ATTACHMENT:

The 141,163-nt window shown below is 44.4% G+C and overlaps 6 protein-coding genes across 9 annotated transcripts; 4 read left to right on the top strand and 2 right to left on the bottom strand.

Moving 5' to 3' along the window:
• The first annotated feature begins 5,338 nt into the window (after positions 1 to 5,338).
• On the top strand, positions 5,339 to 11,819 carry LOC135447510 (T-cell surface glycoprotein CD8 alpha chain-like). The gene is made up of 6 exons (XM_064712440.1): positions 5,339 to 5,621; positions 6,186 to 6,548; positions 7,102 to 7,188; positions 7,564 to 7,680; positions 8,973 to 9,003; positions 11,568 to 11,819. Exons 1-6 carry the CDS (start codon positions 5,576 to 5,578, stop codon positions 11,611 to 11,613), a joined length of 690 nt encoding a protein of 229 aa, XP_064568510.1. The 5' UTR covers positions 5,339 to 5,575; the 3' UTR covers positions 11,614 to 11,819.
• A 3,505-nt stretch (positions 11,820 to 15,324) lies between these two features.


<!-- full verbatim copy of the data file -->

The 141,163-nt window shown below is 44.4% G+C and overlaps 6 protein-coding genes across 9 annotated transcripts; 4 read left to right on the top strand and 2 right to left on the bottom strand.

Moving 5' to 3' along the window:
• The first annotated feature begins 5,338 nt into the window (after positions 1 to 5,338).
• On the top strand, positions 5,339 to 11,819 carry LOC135447510 (T-cell surface glycoprotein CD8 alpha chain-like). The gene is made up of 6 exons (XM_064712440.1): positions 5,339 to 5,621; positions 6,186 to 6,548; positions 7,102 to 7,188; positions 7,564 to 7,680; positions 8,973 to 9,003; positions 11,568 to 11,819. Exons 1-6 carry the CDS (start codon positions 5,576 to 5,578, stop codon positions 11,611 to 11,613), a joined length of 690 nt encoding a protein of 229 aa, XP_064568510.1. The 5' UTR covers positions 5,339 to 5,575; the 3' UTR covers positions 11,614 to 11,819.
• A 3,505-nt stretch (positions 11,820 to 15,324) lies between these two features.